Taking Care of Home Humidity
Are you sick of living in a sticky, humid atmosphere inside your house? Humidity can leave you feeling hot, sweaty, irritable and just plain uncomfortable.
Excess moisture can not only affect your health, but can lead to problems with mould and mildew around the home. Thankfully, there are a number of simple ways of reducing moisture in the air and making your living spaces more comfortable.
Most homes feature devices that are meant for this very purpose. Meanwhile, there are other solutions you can introduce to reduce or improve moisture problems.
How Do I Know If It’s Too Humid?
Now, if you live somewhere like Queensland, you know all about humidity. The air is damp and full of water vapour. It’s tough to escape the heavy air at times. Some Australians get used to it, though, and it’s barely noticeable.
So, you might be asking yourself, when is it too humid? Well, apart from the heavy air and that sweaty, uncomfortable feeling, the simplest way to test moisture levels is with a hygrometer.
A hygrometer is a temperature and humidity gauge. It is inexpensive and can be bought at your local hardware store. If the humidity is higher than 50% inside, you need to reduce the levels. That much moisture in the air will do plenty of damage to walls and furniture with long term exposure.
Use a Dehumidifier to Reduce Moisture
It might be time to invest in a dehumidifier. This is one of the simplest solutions for lowering indoor humidity levels throughout your home.
The advantage of a dehumidifier is that they are designed for that specific purpose and are portable. They do more than reducing excess moisture.
Along with improving your comfort, a dehumidifier can reduce airborne allergens and help prevent the build up of mould in the home.
It can also cool your rooms, improve air circulation and reduce your air conditioner use.
Benefit From Your Air Conditioning
A well-functioning air conditioner essentially acts as a dehumidifier in the home.
As an air conditioner cools the room, it also removes moisture from the air. Essentially it introduces cooler air while removing warm, humid air.
Keep your air conditioner tuned up and regularly change the filter so that it’s operating at top capacity.
It’s also important to set your AC thermostat to Auto rather than On. The On setting does not allow the air conditioner to dehumidify your home properly.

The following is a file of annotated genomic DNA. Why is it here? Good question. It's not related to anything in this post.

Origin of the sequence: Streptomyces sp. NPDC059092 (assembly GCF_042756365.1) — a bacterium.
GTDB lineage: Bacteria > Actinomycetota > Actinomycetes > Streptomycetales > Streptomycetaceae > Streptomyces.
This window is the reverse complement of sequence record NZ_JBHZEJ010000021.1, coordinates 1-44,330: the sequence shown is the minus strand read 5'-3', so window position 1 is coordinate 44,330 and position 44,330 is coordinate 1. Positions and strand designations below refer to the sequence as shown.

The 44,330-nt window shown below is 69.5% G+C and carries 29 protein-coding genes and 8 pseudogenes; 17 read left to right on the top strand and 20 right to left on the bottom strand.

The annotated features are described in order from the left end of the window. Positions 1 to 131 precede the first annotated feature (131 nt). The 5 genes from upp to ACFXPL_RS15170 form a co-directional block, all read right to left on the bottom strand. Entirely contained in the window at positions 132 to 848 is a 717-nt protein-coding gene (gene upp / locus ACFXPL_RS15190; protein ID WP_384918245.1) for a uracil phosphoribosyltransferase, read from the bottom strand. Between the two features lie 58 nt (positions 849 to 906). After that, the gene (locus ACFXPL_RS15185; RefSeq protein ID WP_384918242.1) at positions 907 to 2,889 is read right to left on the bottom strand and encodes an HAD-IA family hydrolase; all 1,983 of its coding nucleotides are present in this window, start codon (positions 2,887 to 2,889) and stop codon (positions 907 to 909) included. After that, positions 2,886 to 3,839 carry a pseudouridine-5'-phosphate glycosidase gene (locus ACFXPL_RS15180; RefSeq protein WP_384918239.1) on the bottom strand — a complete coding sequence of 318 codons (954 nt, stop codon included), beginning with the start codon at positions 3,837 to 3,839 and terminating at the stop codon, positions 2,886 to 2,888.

Ventilation is a Breath of Fresh Air
Everyday activities in your home can cause the humidity levels to rise.
Ventilation is the key to boosting your indoor air quality and keeping moisture levels down.
Whether you’re cooking over a hot stove top or showering, use your ventilation and exhaust fans to reduce excess humidity in a room naturally.
While the habit is to turn them off straight after use, try keeping exhaust fans on a little longer to clear the air.
Everyone loves hot showers, but they can contribute to home humidity levels. To help, try taking cooler showers.
This is not to suggest you should start taking ice cold showers, but just by lowering the temperature of your showers by a few degrees, there will be less steam in the air and you will reduce humidity.
Fix Leaky Pipes and Blocked Gutters
A number of faults inside and outside the home can contribute to moisture buildup.
Leaking pipes and taps only exacerbate the problem of humidity.
Fix any leaks you have, and exposed pipes should be wrapped in insulators to keep condensation from forming.
Blocked gutters can cause indoor water leaks, which add moisture to the air. It’s important to clean your gutters and your downspout should be directed away from your home.
Try Solar Power for Laundry
Unless you’re using a dryer – which doesn’t suit all garments – try hanging your clothes outside to dry.
If you’re drying clothes on a rack inside, particularly in summer, this will contribute to air moisture.
Why not use the clothesline and the natural power of the sun? Using the clothesline is not always possible, but even in winter there are plenty of days you can use the great outdoors for drying.
Green Thumb Solutions to Humidity
Indoor plants are a lovely way to decorate the home, but they do release their fair share of moisture.
If you’ve got a number of indoor plants, this can contribute to indoor humidity levels. Try keeping plants in a well-ventilated room or move them outside.
Or perhaps just try opening a window.
This isn’t always ideal, and is not recommended while running your air conditioner – that’s a waste of money. The cooled air will be pulled outside and warm air will be allowed in, which defeats the purpose of running the AC.
But on some days the natural ventilation of opening a window will lower humidity levels noticeably.
To conclude, the problems of too much moisture in the air are obvious, especially for those in humid climates. If you can reduce humidity indoors, your home is going to be a healthier environment for you and your family.
Please note: This information is provided for advice purposes only. Regulations differ from state to state, so please consult your local authorities or an industry professional before proceeding with any work. See our Terms & Conditions here.